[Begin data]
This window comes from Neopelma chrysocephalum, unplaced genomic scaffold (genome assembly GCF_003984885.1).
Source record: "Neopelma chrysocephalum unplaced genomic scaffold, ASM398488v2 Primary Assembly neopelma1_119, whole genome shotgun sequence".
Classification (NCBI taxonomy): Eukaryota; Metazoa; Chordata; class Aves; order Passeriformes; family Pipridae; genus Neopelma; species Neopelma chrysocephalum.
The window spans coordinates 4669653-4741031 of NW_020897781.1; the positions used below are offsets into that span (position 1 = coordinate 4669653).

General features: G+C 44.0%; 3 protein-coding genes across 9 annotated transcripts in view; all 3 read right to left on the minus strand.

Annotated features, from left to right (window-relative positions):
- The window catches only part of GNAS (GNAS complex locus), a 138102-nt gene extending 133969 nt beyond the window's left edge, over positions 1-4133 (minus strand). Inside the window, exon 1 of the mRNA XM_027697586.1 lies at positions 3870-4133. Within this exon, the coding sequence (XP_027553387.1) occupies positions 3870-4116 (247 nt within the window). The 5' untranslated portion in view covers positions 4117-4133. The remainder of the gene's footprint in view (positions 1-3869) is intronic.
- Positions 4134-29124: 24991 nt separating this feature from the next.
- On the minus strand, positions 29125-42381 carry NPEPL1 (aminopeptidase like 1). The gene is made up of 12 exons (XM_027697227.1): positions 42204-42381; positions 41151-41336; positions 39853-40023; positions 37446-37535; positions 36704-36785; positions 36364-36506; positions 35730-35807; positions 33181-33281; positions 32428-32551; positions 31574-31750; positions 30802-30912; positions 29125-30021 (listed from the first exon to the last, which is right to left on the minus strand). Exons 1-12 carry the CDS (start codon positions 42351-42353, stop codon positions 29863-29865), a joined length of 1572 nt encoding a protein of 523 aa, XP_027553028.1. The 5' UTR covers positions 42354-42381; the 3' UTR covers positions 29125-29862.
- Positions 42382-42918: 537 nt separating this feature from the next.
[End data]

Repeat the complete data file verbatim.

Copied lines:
This window comes from Neopelma chrysocephalum, unplaced genomic scaffold (genome assembly GCF_003984885.1).
Source record: "Neopelma chrysocephalum unplaced genomic scaffold, ASM398488v2 Primary Assembly neopelma1_119, whole genome shotgun sequence".
Classification (NCBI taxonomy): Eukaryota; Metazoa; Chordata; class Aves; order Passeriformes; family Pipridae; genus Neopelma; species Neopelma chrysocephalum.
The window spans coordinates 4669653-4741031 of NW_020897781.1; the positions used below are offsets into that span (position 1 = coordinate 4669653).

General features: G+C 44.0%; 3 protein-coding genes across 9 annotated transcripts in view; all 3 read right to left on the minus strand.

Annotated features, from left to right (window-relative positions):
- The window catches only part of GNAS (GNAS complex locus), a 138102-nt gene extending 133969 nt beyond the window's left edge, over positions 1-4133 (minus strand). Inside the window, exon 1 of the mRNA XM_027697586.1 lies at positions 3870-4133. Within this exon, the coding sequence (XP_027553387.1) occupies positions 3870-4116 (247 nt within the window). The 5' untranslated portion in view covers positions 4117-4133. The remainder of the gene's footprint in view (positions 1-3869) is intronic.
- Positions 4134-29124: 24991 nt separating this feature from the next.
- On the minus strand, positions 29125-42381 carry NPEPL1 (aminopeptidase like 1). The gene is made up of 12 exons (XM_027697227.1): positions 42204-42381; positions 41151-41336; positions 39853-40023; positions 37446-37535; positions 36704-36785; positions 36364-36506; positions 35730-35807; positions 33181-33281; positions 32428-32551; positions 31574-31750; positions 30802-30912; positions 29125-30021 (listed from the first exon to the last, which is right to left on the minus strand). Exons 1-12 carry the CDS (start codon positions 42351-42353, stop codon positions 29863-29865), a joined length of 1572 nt encoding a protein of 523 aa, XP_027553028.1. The 5' UTR covers positions 42354-42381; the 3' UTR covers positions 29125-29862.
- Positions 42382-42918: 537 nt separating this feature from the next.